Spring has arrived early in London this year, and with it Pietro Longhi’s sumptuous Procession of the Venetian Bailo Francesco Gritti in Constantinople, painted in Venice in 1731. It is one of the highlights of this week’s Islamic Sales, Lot 76, in Sotheby’s Art of the Islamic World & India including Fine Rugs and Carpets (March 30). The painting measures 105.5cm by 128.5cm and its depiction of the splendid attire of both Venetians and Ottomans captures the extravagance of Venetian diplomacy in the early 18th century. IThe painting is also one in the highlights of the new 30th-anniversary issue of Cornucopia.
Alongside Longhi's Procession, the issue includes a vibrant Iznik bowl c1570, from Christie's Arts of the Islamic and Indian Worlds (Lot 108, est £25,000–35,000), on March 31, and from the same sale, an Italian 17th-century panel to rival contemporary Bursa embroideries (Lot 120, £20,000–30,000), once owned by a well-known 19th-century Ottoman military doctor, a reminder of how close Venetian and Ottoman 17th-century taste had grown.
The Turkish star of Sotheby's Arts of the Islamic World & India Sale on March 30 is undoubtedly this Iznik tile, c1575. Two richly feathered birds – falcons perhaps – appear among the saz leaves, facing each other across a fanciful bird bath, their heads separated by hyacinths and a single carnation (Lot 132, est £100,000–150,000). This tile is part of a series. The seven others that are still intact can be find in seven of best collections of Islamic art, the Sadberk Hanım Museum, the Louvre, the Fitzwilliam, the Benaki, the Khanenko, the Freer and the Detroit Institute of Arts. How magnificent they must have appeared when they were all together. Perhaps the sort of project we might expect from the Sadberk Hanım Museum when it opens in its new home on the Golden Horn. (Meanwhile, enjoy it while you can in its lovely old home on the Upper Bosphorus).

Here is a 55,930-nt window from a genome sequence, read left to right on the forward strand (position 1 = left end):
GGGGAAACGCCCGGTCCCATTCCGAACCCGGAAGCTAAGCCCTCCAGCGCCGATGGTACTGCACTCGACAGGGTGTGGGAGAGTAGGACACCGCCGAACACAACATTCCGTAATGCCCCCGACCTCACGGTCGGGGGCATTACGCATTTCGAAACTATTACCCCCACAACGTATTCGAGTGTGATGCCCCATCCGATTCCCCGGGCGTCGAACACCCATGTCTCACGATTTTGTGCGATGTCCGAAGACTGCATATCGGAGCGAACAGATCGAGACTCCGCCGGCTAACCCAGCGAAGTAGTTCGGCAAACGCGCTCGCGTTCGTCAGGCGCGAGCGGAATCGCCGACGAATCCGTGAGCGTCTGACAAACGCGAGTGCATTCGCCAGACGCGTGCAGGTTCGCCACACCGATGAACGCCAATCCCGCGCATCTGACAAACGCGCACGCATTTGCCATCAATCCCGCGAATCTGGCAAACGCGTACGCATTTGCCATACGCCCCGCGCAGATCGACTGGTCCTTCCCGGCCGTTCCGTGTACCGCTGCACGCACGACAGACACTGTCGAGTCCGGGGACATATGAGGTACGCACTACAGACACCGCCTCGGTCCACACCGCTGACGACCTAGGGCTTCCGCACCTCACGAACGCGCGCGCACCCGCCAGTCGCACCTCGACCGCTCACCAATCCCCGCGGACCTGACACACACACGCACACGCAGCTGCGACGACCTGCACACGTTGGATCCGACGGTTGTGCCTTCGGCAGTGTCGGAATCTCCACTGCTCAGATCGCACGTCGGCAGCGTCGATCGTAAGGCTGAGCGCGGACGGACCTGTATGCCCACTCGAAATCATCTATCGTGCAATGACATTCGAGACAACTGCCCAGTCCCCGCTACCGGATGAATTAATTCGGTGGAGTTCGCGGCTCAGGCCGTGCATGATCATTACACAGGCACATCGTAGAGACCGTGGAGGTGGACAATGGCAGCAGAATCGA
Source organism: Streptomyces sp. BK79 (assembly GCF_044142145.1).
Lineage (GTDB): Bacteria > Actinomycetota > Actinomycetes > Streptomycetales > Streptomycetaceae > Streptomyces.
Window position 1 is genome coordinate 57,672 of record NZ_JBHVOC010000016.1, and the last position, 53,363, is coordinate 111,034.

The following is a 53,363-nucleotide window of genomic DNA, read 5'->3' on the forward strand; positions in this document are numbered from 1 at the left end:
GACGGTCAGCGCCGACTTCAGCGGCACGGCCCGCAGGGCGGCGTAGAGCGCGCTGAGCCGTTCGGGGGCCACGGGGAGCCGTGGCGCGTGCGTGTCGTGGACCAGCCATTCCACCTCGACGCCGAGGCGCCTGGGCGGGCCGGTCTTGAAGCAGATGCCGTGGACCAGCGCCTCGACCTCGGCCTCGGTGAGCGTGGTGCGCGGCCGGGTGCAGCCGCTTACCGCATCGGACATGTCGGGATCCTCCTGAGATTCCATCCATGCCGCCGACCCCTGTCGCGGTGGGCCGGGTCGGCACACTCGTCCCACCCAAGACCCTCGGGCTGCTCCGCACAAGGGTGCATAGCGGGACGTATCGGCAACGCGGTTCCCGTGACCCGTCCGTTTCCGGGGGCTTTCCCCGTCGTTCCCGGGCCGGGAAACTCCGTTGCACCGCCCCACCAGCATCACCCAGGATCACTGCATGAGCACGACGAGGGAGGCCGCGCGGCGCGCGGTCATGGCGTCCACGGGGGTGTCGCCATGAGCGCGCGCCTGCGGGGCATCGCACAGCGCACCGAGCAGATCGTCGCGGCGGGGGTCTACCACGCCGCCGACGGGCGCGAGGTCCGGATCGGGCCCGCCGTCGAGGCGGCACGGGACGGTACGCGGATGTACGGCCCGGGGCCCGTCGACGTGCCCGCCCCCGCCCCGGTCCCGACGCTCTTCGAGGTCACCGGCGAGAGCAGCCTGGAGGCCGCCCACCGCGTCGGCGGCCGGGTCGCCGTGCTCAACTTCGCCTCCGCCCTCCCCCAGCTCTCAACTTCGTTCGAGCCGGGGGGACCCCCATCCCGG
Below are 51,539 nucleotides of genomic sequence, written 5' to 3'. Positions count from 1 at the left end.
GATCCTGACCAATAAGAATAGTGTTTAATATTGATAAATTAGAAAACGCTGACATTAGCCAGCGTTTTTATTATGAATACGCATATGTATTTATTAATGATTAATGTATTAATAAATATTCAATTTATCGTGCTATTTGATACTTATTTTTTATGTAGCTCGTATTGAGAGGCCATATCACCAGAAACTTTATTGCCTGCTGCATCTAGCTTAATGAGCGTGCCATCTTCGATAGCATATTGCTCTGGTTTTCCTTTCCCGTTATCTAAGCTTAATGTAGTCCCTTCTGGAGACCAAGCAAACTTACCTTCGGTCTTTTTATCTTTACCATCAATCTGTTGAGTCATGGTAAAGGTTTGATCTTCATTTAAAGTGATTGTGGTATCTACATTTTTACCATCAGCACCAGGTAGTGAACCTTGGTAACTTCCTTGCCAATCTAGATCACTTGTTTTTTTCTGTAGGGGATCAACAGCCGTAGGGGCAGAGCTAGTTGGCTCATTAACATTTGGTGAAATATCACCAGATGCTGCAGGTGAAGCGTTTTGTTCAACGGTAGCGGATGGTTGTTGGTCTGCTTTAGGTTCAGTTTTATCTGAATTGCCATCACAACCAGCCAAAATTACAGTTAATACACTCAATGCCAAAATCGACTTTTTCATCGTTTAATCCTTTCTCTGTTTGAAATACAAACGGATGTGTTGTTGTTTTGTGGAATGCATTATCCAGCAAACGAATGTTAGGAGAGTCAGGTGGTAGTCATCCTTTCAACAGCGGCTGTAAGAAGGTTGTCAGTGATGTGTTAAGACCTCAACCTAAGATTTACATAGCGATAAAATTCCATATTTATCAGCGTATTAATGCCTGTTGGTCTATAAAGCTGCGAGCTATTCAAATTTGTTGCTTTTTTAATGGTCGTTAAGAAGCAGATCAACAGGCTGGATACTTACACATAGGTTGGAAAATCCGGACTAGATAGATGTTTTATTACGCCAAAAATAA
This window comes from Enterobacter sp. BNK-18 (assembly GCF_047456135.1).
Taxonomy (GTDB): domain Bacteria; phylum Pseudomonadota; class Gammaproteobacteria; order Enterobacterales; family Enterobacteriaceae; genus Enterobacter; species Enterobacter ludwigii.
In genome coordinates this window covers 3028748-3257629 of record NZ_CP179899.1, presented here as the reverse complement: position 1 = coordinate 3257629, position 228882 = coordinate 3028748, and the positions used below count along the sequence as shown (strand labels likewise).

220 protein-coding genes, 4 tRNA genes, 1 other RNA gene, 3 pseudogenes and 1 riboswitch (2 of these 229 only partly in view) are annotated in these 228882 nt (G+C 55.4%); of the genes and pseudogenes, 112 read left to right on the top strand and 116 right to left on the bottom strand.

Here is some more glorious stuff, starting with a secret garden of textiles at Sotheby's:
Carnations – sprays of them – are at the heart of this confident 17th-century Ottoman voided silk velvet. Bursa velvets were much sought after for ecclesiatical use by Orthodox Russians, so it is not surprising that Nurhan Atasoy discovered a similar piece in a monastery in Russia, donated in 1652 by a member of the court of Peter the Great. She published it in İpek: The Cresent and the Rose. (Istanbul, 2001). Lot 139, at Sotheby's on the 30th, the velvet is a metre long and carries an estimate of £12,000–15,000.
This Ottoman textile with its wonderfully understated colours and its latticework of tulips and pomegranate leaves, is Lot 141 at Sotheby's on the 30th. Embroidered in silk on cotton, it is 17th– or 18th-century and was chosen by the doyen of Ottoman textiles, Roddy Taylor, as the frontispiece for his landmark book Ottoman Embroidery (New York, 1993). The estimate is again £12,000–15,000.
The Ottoman passion for flowers inevitably found its way on to exquisite footwear, such as these 18th- or early-19th-century embroidered slippers with a distinctive zig-zag pattern on the side (Sotheby's Lot 149, est £4,000–6,000).